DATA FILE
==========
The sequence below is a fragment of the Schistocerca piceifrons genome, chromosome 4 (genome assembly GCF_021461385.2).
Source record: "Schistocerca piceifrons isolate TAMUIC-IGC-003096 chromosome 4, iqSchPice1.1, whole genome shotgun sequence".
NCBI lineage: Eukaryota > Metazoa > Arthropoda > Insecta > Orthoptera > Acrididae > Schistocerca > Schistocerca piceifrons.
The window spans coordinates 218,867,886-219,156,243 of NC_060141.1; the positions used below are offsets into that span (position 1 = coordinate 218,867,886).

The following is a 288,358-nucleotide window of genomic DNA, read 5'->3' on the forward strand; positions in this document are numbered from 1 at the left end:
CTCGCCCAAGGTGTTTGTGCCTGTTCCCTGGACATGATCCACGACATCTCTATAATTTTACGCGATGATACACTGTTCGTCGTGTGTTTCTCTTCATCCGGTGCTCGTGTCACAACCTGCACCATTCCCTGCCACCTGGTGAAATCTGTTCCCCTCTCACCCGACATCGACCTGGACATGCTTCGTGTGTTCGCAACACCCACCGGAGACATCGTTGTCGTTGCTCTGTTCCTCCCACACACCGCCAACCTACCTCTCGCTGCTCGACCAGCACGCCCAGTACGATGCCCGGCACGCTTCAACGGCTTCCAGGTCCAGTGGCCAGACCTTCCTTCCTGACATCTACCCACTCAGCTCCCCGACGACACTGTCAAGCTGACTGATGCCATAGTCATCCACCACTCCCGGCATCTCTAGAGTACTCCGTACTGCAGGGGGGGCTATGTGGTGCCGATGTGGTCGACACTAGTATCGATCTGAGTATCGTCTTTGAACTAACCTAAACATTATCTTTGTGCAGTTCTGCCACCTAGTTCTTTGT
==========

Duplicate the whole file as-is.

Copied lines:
The sequence below is a fragment of the Schistocerca piceifrons genome, chromosome 4 (genome assembly GCF_021461385.2).
Source record: "Schistocerca piceifrons isolate TAMUIC-IGC-003096 chromosome 4, iqSchPice1.1, whole genome shotgun sequence".
NCBI lineage: Eukaryota > Metazoa > Arthropoda > Insecta > Orthoptera > Acrididae > Schistocerca > Schistocerca piceifrons.
The window spans coordinates 218,867,886-219,156,243 of NC_060141.1; the positions used below are offsets into that span (position 1 = coordinate 218,867,886).

The following is a 288,358-nucleotide window of genomic DNA, read 5'->3' on the forward strand; positions in this document are numbered from 1 at the left end:
CTCGCCCAAGGTGTTTGTGCCTGTTCCCTGGACATGATCCACGACATCTCTATAATTTTACGCGATGATACACTGTTCGTCGTGTGTTTCTCTTCATCCGGTGCTCGTGTCACAACCTGCACCATTCCCTGCCACCTGGTGAAATCTGTTCCCCTCTCACCCGACATCGACCTGGACATGCTTCGTGTGTTCGCAACACCCACCGGAGACATCGTTGTCGTTGCTCTGTTCCTCCCACACACCGCCAACCTACCTCTCGCTGCTCGACCAGCACGCCCAGTACGATGCCCGGCACGCTTCAACGGCTTCCAGGTCCAGTGGCCAGACCTTCCTTCCTGACATCTACCCACTCAGCTCCCCGACGACACTGTCAAGCTGACTGATGCCATAGTCATCCACCACTCCCGGCATCTCTAGAGTACTCCGTACTGCAGGGGGGGCTATGTGGTGCCGATGTGGTCGACACTAGTATCGATCTGAGTATCGTCTTTGAACTAACCTAAACATTATCTTTGTGCAGTTCTGCCACCTAGTTCTTTGT